Friday, September 17, 2010

A Dynamic Duo

Emergency Departments were created in hospitals in the early twentieth century as a place where accident victims or the seriously ill could be brought for rapid assessment and treatment. Over the course of the twentieth century they became much more than that, and are now a place where patients are often sent or come on their own because their needs cannot be met elsewhere. If a physician's office or clinic is closed, or if it is determined that another patient can't be accommodated in the office, the patient is sent to the ED. If a patient needs to be admitted, but there are no available beds on the floor, the patient is sent to the Emergency Department. If you have no doctor (or no insurance) but you need help, even if the issue is not an emergency, you go to the ED. The Emergency Department is the pathway of least resistance in our complex healthcare world.

So it is easy to understand why the ED is a very busy, frequently over-crowded place and why it can be a very difficult place to work. I am very proud of the people that staff our Emergency Department at GBMC. They do great work and they have made incredible progress at redesigning the processes that they control, all towards the goal of making it better for our patients. From the nurse in triage, to the registration staff, to the nurses, physicians, and other clinicians and staff providing the care and maintaining the rooms, the whole Team has been in action making improvements. I know this because I hear about their work at meetings, I read about it in letters from grateful patients, and I have seen it with my own eyes when I have visited the ED. I was thinking about why it is that the Emergency Department does so well, often against all odds. I have concluded...and I'm sure it will come as no surprise to the readers of this blog....that its about leadership.

Our Emergency Department has two great leaders: Paula Terzigni, RN, our Nurse Manager and Jeff Sternlicht, MD our Medical Director. Paula and Jeff meet with their Team at regular intervals; they celebrate and thank people for their hard work: they study the design for care in the ED and engage their staff in ways to make it better; they take on problems within their control and fix them; and they make direct requests of other leaders for help on things outside of their control. Paula and Jeff are "glass half-full" people. I am very grateful for their leadership and the hard-work and dedication of their staff.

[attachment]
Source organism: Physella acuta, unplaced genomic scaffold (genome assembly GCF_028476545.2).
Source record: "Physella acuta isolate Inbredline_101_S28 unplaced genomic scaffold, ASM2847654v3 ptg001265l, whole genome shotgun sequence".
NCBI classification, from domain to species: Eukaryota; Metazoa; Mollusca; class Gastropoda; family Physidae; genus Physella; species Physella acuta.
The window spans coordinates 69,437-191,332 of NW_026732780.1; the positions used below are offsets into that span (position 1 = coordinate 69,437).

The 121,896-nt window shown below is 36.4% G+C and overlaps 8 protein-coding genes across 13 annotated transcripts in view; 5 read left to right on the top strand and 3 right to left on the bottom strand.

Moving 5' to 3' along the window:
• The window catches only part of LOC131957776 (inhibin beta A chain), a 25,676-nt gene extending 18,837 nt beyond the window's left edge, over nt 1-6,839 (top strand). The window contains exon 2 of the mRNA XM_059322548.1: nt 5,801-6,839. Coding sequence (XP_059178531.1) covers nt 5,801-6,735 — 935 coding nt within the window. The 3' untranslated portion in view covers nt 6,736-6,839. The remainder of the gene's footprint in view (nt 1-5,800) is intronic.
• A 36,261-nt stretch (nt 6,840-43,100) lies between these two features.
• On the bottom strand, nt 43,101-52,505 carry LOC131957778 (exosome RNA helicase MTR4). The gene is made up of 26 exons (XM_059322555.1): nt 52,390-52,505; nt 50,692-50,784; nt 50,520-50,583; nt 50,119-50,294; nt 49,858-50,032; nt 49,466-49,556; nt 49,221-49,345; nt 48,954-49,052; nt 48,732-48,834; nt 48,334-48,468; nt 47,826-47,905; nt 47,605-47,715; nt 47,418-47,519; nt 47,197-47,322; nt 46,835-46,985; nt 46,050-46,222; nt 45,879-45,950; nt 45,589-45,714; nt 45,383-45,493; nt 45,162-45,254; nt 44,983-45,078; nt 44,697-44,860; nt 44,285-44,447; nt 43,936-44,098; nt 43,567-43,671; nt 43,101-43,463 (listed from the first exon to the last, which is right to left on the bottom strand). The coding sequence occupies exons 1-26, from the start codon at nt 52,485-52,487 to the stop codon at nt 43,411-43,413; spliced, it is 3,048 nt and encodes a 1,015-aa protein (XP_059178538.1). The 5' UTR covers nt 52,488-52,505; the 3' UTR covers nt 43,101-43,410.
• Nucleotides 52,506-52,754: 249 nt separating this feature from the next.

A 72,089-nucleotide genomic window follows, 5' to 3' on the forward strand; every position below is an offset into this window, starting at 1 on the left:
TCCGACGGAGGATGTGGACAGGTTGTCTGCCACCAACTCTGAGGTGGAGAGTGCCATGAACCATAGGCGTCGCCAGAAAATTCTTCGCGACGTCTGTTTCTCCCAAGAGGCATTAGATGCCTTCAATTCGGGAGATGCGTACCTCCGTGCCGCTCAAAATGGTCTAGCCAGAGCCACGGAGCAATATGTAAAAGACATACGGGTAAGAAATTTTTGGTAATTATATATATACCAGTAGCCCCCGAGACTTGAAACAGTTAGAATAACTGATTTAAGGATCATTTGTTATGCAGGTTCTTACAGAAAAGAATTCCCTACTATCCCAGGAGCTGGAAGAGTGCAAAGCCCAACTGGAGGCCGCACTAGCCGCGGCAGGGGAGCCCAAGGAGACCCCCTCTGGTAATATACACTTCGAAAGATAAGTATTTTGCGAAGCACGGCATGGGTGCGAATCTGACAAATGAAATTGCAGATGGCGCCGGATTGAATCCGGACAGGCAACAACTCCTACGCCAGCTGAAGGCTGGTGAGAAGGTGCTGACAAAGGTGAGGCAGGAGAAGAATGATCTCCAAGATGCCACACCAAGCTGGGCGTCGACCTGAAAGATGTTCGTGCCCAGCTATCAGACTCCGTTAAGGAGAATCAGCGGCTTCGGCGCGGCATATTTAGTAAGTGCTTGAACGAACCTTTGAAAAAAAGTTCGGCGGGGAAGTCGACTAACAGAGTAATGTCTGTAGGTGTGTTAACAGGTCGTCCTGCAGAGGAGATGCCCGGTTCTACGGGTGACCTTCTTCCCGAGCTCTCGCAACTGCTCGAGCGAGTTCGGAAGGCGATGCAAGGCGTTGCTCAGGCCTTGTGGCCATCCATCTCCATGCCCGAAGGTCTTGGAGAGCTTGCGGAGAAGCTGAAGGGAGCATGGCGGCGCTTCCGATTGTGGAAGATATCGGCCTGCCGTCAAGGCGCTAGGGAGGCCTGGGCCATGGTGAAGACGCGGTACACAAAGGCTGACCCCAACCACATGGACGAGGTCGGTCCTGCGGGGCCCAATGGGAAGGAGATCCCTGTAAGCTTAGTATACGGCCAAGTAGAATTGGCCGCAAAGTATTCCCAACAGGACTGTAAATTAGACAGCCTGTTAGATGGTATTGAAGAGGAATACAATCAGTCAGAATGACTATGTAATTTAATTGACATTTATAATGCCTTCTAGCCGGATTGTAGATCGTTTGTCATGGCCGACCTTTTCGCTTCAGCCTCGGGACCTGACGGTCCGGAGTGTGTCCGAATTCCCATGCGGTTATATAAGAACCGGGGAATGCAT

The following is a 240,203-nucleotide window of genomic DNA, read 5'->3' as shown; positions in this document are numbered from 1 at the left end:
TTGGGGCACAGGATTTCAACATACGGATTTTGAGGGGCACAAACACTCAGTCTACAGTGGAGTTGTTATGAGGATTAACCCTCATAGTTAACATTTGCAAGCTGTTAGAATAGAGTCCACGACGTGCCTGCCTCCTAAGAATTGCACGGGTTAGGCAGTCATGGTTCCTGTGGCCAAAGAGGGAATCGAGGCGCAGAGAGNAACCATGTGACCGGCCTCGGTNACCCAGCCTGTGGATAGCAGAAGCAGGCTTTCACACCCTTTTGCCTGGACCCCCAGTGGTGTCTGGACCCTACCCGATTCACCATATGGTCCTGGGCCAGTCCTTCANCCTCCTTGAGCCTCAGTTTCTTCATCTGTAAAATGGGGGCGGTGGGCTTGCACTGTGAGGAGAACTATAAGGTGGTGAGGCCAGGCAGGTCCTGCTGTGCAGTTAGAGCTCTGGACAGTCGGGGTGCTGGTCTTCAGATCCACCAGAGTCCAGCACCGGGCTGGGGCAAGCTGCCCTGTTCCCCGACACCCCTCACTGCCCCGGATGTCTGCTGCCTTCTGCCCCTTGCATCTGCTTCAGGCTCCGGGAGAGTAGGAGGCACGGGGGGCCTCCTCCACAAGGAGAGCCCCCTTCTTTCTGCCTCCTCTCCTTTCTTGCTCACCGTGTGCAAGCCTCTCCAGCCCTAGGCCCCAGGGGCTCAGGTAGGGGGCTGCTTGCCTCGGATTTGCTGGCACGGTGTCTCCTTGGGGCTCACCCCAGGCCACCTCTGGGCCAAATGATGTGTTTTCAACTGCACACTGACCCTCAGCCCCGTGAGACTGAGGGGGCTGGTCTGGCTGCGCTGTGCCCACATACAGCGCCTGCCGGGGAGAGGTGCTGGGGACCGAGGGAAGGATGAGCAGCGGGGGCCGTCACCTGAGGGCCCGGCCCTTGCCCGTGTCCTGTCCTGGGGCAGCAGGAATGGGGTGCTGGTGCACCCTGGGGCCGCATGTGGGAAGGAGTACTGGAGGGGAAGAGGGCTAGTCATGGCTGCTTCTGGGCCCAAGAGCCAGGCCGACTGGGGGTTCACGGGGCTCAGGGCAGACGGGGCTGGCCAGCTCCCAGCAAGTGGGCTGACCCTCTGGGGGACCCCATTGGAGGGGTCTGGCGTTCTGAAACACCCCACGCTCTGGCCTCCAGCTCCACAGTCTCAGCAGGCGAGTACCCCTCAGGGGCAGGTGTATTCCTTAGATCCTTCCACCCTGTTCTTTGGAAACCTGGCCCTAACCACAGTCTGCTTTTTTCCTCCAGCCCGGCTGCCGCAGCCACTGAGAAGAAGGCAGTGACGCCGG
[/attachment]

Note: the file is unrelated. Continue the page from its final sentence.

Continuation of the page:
The good news for me, our system, and the community we serve is that GBMC is full of great leaders like Paula and Jeff. I will be thanking them in this blog as we go forward.

The rest of us owe Paula, Jeff and their Team more than words of thanks, however. I would love to hear your thoughts on how to unburden the Emergency Department. What can we do to make non-Emergent care more available in other venues? How can we improve our ability to directly admit patients who need to be admitted from their doctors' offices? How can we move admitted patients from the ED to their inpatient beds faster? (see my blog of August 16, 2010). How can we "smooth" our inpatient bed demand over the five work days so it is more likely that we will have a bed for a sick patient in the ED? Please share your ideas!

Wednesday, September 1, 2010

Celebrating a Nursing Mentor

Jody Porter, MBA, RN our wonderful Chief Nursing Officer, and I visited our Surgical Intensive Care Unit last Monday in the morning at change of shift. As I walked into the staff room, I was really surprised to see so many younger nurses. I remember not too long ago when we were worried that we would not have enough nurses to serve the baby boomers because many of our nurses were themselves, baby-boomers, and would be retiring soon.

Our nurses work very hard, and this is certainly true in the SICU. The job in the SICU requires a high-degree of professional competency. Among the many advantages of youth are: energy, enthusiasm, and a lack of being set-in-your-ways. After a few words of introduction about myself, the staff gave me a brief education about what was going on in the unit. I then asked them the question: "Is there anyone who is really helping you in your work that I should be thanking?"

Without a moment of hesitancy, one of the nurses said: "Justine! She is always there for us." The nurse was referring to Justine Kellar, RN, BSN, the nurse manager of the SICU and Unit 38. In the photo above, Justine is seated fourth from the right. The other nurses chimed in with many reasons why Justine deserved to be recognized and it was clear that she was more than just a boss to them. Justine Kellar is a great example of a mentor. The dictionary defines a mentor as an adviser and supporter: somebody, usually older and more experienced, who advises and guides a younger, less experienced person. The downside of youth is that lack of experience. Our younger SICU nurses are smart, well-trained, and caring and they need a mentor.....and they've got one!

Nursing is a marvelous vocation. It is all about serving others. It is a difficult, physically taxing profession, but it is a joyful profession. It is people like Justine Kellar, who in guiding younger nurses in their work, help to keep the joy alive! I am so grateful to Justine and all of our other nurse leaders. When you see one of our nurses, please thank him or her for all that they do for our patients and our hospital.